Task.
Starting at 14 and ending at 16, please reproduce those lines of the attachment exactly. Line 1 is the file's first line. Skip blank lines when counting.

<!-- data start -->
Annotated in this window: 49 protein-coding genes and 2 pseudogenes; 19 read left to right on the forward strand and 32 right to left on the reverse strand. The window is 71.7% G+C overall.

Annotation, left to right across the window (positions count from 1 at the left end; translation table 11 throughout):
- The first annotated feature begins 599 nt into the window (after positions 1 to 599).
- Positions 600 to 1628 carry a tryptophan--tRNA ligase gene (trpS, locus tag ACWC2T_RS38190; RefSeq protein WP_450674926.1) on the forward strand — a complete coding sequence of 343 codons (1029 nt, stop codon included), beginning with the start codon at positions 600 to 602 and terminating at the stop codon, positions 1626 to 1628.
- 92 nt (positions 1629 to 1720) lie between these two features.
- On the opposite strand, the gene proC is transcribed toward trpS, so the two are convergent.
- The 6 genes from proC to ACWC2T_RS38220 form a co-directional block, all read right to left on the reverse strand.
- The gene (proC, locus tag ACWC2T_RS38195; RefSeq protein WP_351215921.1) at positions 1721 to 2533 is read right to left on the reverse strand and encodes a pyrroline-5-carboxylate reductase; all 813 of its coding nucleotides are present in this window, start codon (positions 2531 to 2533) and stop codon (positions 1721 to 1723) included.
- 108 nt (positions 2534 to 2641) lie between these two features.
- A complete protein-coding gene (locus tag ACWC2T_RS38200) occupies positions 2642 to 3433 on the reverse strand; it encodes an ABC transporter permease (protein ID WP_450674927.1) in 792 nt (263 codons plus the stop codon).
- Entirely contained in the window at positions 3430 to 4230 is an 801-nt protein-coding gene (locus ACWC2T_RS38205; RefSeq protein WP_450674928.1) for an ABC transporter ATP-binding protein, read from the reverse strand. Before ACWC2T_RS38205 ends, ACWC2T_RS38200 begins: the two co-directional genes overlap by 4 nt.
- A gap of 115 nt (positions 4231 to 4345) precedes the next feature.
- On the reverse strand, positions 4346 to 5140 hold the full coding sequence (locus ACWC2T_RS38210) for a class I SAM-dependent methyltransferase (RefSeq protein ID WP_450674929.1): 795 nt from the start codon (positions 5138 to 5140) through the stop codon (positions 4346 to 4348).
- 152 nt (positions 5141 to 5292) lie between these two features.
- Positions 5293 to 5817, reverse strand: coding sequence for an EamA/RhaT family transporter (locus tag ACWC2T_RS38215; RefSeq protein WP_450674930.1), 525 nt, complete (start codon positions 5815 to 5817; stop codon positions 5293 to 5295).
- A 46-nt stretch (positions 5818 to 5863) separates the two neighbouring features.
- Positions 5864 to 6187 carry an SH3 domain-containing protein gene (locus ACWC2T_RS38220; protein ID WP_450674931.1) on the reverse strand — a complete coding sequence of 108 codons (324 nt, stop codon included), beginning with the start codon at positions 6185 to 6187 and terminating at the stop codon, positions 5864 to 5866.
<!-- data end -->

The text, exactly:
- 152 nt (positions 5141 to 5292) lie between these two features.
- Positions 5293 to 5817, reverse strand: coding sequence for an EamA/RhaT family transporter (locus tag ACWC2T_RS38215; RefSeq protein WP_450674930.1), 525 nt, complete (start codon positions 5815 to 5817; stop codon positions 5293 to 5295).
- A 46-nt stretch (positions 5818 to 5863) separates the two neighbouring features.